On the positive side, if my wife and I want to sit down and do some gaming together, we can crack open Bionic Dues or TLF.  Or, heck, we could play Civ V without me needing to bring a book to read.

Also positive, this is really straightforward to code under the hood -- it's something that requires a network connection, and then there are just occasional data exchanges.  This is trivial to doing something more complex like synchronized RTS-style multiplayer, or constantly-resyncing action-game-style multiplayer.  There is no need for syncing at all, just occasional gift transactions.  This makes it a feature that can be added with a much lesser cost to the developer, thus meaning that even if it appeals to a smaller subset of the target audience, it still might be a net win in terms of value versus cost to create.

Then again, on the negative side, it does require a game design that actually allows for meaningful passing of... something.  So that's a potentially-nontrivial design task, and potentially nontrivial interface design as well.  So that does drive the complexity back up somewhat, though not nearly as much as doing full multiplayer code under the hood.

Examples Of This

Sim City 4 -- You can set up multiple cities in a region, and those cities then trade things back and forth.  This is optional, critically, compared to Sim City 5.  Unfortunately two players can't be playing in the same region at once, so this is only a partial example.  But if you altered things so that I could play in my city while you played in yours, then Sim City 4 would suddenly become a great example of this concept in action.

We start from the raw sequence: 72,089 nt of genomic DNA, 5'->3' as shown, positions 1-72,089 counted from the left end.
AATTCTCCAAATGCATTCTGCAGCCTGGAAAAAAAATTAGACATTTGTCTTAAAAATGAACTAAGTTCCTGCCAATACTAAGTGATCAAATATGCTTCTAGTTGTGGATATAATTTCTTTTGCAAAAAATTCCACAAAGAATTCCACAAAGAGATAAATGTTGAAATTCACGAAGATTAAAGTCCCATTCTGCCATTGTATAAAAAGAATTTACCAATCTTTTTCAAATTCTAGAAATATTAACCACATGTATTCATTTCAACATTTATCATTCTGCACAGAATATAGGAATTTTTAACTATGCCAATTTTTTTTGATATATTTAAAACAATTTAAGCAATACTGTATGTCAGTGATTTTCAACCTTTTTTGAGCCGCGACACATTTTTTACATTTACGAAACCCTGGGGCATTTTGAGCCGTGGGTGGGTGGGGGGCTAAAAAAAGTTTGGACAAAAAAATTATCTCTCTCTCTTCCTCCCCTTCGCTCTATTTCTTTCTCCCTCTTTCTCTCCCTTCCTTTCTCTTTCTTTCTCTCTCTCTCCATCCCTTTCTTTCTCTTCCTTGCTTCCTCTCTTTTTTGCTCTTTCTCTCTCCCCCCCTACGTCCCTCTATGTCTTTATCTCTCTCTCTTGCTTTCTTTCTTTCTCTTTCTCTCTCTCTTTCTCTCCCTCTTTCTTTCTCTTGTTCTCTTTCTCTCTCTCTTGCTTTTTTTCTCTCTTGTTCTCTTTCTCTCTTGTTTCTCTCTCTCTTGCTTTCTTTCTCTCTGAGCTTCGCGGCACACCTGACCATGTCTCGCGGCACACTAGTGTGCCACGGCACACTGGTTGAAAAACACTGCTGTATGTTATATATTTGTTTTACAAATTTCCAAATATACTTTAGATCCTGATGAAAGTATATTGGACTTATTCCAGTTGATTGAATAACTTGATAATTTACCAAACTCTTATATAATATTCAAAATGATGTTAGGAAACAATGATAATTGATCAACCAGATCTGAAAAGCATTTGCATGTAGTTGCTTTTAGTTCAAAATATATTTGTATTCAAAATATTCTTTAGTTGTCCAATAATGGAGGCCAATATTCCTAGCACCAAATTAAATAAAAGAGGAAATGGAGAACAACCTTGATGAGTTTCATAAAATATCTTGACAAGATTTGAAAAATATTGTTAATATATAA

Pokemon -- This is only a semi-okay example, but the ability to trade Pokemon that you have found is definitely collaborative networking and something that is not "true multiplayer."  If the link was persistent and you could do more interesting things than just trade pokemon themselves, then this would be a better example.

(Hypothetical) Bionic Dues -- Each of us could be playing in our own city, but when linked up there could be missions in my city that could affect your city.  I could do an assassination mission or a lion's den mission that affects your city instead of mine, for instance.  The Bahamut Missions could grant us both epics, rather than just one of us, so that we could divide and conquer that sort of thing.  We could pass each other parts, pokemon-style.  And that's just with the game design as it currently stands.  Other kinds of missions or events could be thought up that would allow for even better collaboration, while still being useful in completely-solo play.

This would also work for TLF in a similar sort of vein, although since people are less familiar with that I won't bother going into a hypothetical example.

I'm curious as to what the reaction/interest in this sort of thing would be.  To be clear, there's nothing in the short term that I plan to do with this either way, but it is something that -- if there is interest -- I would personally have great interest in integrating into both Bionic Dues and TLF at some point.